I will say from the get-go that I am not a fan of political correctness; it seems far too close to 1984’s Newspeak to me; at the very least, it is eerily similar. When I wrote my novel, Drasmyr (about 18 years ago, now), I pretty much paid little attention to variations in the human race and while writing, pretty much imagined all my characters as white (I’m white); however, I never went out of my way to specify human races in the novel, so, it would require little effort on the reader’s part to imagine the characters as black, or oriental, or what-have-you. The only thing that might jar would be the names. That said, as the author, I imagined the characters as white. So, let’s just assume they are.


Is that a weakness in the book? I’m sure some people think so. Personally, I think it is much ado about nothing.  To me, the way to overcome racism is to be colorblind. It simply doesn’t matter that all the characters are white. By the same token, a black author should have no problem writing a book featuring all black characters. Or I could write a book featuring all black characters if I wanted to; either way, taken by itself, a book featuring human characters who are all of the same race should be acceptable, particularly since it is not necessarily true that—especially in earlier times—the human races were mixed equally around the globe. I mean, really, the reason racism starts, is because a homogenous population encounters someone who looks “different.” That presupposes that the population was homogenous in the first place. So, why can’t you write a story that takes place in that homogenous population before they encountered peoples of different races? A story set in ancient Japan would probably be strange if it featured American Indians, unless it incorporated a very specific justification for such, would it not?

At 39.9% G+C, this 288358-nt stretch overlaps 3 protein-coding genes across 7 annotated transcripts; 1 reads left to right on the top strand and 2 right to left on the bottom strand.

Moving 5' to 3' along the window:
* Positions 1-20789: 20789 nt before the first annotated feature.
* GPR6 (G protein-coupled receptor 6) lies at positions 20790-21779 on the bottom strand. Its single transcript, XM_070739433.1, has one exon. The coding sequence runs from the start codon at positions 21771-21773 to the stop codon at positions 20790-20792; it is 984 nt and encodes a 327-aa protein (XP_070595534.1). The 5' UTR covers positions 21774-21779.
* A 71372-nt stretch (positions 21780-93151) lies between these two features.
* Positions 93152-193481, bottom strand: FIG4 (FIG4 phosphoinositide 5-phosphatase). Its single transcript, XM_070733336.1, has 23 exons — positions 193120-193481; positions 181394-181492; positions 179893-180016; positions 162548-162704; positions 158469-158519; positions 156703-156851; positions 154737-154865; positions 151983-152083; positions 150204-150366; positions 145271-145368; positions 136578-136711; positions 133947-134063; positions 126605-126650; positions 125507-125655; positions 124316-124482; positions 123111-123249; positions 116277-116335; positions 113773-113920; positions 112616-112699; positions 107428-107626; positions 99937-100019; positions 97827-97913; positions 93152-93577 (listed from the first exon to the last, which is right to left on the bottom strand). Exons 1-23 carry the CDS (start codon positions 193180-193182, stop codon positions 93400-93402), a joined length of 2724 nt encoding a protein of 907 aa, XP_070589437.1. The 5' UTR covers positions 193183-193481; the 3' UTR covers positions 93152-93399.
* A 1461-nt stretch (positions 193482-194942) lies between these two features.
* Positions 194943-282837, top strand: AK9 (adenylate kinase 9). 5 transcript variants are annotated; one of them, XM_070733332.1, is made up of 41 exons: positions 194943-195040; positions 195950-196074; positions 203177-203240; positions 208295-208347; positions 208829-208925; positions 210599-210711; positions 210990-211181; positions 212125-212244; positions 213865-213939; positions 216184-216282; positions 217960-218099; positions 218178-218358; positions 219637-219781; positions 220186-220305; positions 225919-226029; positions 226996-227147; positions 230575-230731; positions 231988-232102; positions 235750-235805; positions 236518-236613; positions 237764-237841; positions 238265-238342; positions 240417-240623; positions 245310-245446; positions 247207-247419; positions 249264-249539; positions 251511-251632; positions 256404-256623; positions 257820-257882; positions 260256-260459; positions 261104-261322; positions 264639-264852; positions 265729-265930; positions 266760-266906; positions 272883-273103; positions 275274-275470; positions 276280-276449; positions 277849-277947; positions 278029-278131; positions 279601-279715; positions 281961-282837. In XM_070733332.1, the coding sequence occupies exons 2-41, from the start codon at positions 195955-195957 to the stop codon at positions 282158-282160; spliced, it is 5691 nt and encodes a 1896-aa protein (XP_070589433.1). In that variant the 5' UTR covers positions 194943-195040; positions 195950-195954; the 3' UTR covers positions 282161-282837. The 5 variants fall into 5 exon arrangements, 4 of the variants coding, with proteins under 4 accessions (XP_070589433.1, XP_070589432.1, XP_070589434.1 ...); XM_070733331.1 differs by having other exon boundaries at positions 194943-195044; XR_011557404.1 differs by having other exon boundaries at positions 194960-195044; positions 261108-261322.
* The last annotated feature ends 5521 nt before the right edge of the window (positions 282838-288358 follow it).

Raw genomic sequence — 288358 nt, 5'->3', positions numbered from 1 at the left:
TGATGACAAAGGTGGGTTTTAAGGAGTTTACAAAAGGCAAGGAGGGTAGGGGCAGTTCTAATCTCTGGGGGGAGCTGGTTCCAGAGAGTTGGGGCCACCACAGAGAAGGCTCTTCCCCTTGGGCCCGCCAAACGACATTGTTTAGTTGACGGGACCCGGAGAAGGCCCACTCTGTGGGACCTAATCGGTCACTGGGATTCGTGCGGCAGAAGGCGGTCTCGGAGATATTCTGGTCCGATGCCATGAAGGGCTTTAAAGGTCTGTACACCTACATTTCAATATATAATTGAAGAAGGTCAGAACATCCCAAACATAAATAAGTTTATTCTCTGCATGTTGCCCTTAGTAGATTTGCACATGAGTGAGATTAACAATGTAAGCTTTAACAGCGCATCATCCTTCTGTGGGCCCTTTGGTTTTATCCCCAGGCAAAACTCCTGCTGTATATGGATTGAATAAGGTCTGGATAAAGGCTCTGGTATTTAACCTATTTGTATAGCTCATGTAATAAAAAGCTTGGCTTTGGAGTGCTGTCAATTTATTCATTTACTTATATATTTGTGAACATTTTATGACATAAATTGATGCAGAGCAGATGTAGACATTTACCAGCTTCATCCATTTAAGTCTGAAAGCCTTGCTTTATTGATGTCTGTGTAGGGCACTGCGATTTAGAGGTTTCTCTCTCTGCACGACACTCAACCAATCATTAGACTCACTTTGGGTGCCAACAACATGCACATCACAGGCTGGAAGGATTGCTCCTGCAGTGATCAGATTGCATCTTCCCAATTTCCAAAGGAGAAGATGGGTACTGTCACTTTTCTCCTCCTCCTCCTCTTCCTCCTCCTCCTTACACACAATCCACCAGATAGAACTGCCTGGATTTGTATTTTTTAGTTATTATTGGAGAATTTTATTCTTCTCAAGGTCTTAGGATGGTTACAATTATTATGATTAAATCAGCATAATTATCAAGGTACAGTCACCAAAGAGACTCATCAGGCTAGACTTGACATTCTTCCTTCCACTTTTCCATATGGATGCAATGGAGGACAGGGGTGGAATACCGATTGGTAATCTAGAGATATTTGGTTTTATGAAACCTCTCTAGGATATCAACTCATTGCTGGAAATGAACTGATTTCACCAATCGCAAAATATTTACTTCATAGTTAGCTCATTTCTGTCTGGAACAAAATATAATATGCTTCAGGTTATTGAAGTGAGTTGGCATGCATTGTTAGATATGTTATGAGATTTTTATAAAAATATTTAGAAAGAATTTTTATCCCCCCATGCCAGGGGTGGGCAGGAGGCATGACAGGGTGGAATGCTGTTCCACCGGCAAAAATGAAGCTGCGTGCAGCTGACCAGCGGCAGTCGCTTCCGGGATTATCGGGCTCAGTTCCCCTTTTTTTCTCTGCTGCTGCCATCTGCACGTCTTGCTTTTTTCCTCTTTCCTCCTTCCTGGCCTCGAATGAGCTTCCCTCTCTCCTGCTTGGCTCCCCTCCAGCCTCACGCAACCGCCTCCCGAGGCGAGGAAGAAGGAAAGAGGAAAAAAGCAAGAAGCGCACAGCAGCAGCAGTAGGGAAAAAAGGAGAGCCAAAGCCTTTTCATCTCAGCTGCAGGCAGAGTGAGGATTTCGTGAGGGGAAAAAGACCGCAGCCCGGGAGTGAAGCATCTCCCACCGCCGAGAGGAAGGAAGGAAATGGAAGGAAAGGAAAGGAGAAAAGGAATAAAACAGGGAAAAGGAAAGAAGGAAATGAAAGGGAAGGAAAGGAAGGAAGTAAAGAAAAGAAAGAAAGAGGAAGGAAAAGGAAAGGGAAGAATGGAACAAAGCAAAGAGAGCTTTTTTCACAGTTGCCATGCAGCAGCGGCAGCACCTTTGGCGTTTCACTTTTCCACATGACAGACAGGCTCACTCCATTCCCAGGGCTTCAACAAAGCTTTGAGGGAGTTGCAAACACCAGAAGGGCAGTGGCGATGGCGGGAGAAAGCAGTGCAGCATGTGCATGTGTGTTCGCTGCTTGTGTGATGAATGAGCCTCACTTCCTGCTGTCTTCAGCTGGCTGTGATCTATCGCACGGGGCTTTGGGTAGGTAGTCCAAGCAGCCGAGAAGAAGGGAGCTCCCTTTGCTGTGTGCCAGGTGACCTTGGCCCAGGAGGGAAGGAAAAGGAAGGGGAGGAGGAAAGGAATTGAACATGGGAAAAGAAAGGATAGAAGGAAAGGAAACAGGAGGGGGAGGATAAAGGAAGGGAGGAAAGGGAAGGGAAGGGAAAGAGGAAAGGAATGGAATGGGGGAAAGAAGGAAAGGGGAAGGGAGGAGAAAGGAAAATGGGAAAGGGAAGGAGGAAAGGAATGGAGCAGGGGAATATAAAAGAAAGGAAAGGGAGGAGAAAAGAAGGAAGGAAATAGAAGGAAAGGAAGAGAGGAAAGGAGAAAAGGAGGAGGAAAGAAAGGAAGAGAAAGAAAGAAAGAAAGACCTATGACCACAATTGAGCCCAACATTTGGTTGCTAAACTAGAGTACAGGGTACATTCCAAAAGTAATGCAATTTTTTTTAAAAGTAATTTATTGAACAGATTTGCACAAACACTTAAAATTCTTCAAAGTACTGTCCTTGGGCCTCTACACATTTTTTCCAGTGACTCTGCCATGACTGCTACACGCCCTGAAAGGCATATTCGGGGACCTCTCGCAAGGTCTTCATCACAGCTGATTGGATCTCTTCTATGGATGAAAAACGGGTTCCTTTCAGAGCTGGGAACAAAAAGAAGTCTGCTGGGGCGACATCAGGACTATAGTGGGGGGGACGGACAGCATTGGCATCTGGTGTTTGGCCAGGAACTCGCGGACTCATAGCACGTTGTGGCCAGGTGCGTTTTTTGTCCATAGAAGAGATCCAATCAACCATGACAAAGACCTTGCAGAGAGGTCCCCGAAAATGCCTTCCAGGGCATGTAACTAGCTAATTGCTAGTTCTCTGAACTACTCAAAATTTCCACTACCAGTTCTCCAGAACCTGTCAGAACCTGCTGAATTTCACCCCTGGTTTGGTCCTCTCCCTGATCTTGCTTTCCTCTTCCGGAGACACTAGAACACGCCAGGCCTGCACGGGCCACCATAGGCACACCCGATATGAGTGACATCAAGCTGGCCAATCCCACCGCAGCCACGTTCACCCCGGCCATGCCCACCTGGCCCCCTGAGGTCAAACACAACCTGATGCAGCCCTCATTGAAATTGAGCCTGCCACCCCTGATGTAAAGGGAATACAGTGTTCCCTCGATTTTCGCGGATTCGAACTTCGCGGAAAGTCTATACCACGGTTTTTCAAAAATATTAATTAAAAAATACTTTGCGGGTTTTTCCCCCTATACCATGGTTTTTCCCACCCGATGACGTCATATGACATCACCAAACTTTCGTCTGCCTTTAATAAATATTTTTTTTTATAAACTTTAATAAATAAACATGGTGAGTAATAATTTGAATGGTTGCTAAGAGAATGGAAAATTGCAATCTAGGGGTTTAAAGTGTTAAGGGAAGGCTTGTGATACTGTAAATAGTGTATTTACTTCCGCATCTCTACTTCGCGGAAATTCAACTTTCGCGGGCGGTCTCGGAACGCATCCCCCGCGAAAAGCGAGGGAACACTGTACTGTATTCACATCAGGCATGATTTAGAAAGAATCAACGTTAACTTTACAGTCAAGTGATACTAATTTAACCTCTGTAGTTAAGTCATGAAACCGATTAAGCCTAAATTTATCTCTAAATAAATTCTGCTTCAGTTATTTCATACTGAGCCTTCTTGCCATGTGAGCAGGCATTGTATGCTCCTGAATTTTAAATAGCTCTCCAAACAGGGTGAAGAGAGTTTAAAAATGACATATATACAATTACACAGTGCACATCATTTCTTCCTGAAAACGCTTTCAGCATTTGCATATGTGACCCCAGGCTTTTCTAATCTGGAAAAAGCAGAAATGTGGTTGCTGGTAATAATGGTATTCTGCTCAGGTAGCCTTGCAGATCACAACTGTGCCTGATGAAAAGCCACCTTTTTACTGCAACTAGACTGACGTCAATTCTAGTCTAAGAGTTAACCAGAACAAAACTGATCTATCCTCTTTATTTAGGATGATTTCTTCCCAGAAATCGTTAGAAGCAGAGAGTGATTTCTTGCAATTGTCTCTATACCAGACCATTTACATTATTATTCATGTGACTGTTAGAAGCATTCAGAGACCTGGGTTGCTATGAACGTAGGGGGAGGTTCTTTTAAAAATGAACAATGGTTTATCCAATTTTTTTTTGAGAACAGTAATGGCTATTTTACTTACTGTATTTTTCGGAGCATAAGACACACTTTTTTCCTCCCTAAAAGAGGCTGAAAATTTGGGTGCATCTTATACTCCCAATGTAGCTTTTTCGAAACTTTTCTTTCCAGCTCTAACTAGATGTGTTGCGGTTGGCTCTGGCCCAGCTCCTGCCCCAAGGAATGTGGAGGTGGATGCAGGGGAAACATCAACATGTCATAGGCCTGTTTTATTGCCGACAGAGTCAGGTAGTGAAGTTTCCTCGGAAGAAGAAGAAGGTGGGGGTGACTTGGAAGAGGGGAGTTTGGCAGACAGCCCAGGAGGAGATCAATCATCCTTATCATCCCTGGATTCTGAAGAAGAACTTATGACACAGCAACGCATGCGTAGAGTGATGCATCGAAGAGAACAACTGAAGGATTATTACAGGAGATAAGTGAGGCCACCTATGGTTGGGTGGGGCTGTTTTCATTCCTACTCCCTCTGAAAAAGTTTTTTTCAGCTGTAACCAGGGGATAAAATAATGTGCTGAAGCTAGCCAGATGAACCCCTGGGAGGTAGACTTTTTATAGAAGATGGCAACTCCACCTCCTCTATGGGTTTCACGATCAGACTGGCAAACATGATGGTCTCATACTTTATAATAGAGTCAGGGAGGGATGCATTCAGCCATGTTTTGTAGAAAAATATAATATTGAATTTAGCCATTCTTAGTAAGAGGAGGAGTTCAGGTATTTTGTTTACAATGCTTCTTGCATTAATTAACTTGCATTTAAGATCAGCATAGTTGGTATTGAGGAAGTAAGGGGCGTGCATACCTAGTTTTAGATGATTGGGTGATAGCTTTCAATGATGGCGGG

Still, the politically correct forces are what they are. But they do lead to some strange, if not downright silly, results. A friend of mine actually pointed the following out to me: in the movie “Thor,” from a couple years back, Thor (played by Chris Hemsworth) is accompanied by a small group of companions. All of them come from Asgard, the home of the Asgardian “gods”—you know, Odin, Loki … them guys. His companions are, conveniently, a mix of different races representative of the peoples of the various places of Earth. Yet, as my friend pointed out, Thor and Odin were NORSE gods. The gods of every culture on the planet have always, according to the legends, pretty much been of the same race as the people who worshipped them—just bigger, stronger, and immortal (or they were human-animal hybrids). That kind of poses a difficulty for the movie “Thor”: if Thor had black and Asian companions, why didn’t the Norsemen worship them and have corresponding legends about them? Maybe that’s a trivial flaw—and I’m sure you could get by it with some mental gymnastics—but it does show how adherence to politically correct tenets can cause difficulties with plots and stories that might be better served if such tenets were ignored. In the case of Thor, political correctness might have been better served if, again as my friend suggested, the major Earth characters in the movie were of mixed races—which they weren’t.


Anyway, this leads to my next point: as a writer, I don’t like being “told” I have to include such and such a character in my story or the story is flawed or I’m a racist. I prefer to write characters that fit the story, and sometimes, an all white, or all black cast might be called for. That said, Drasmyr was written with only white characters in mind only because I never made a conscious effort to do otherwise. It was not intended as a slight to blacks or Asians or anyone else. All that being said, I will tip my hat to political correctness to a certain extent and include a black snake priestess in the next book. But only because I think she is really cool … and that’s the real reason to include a character, any character, in your novel.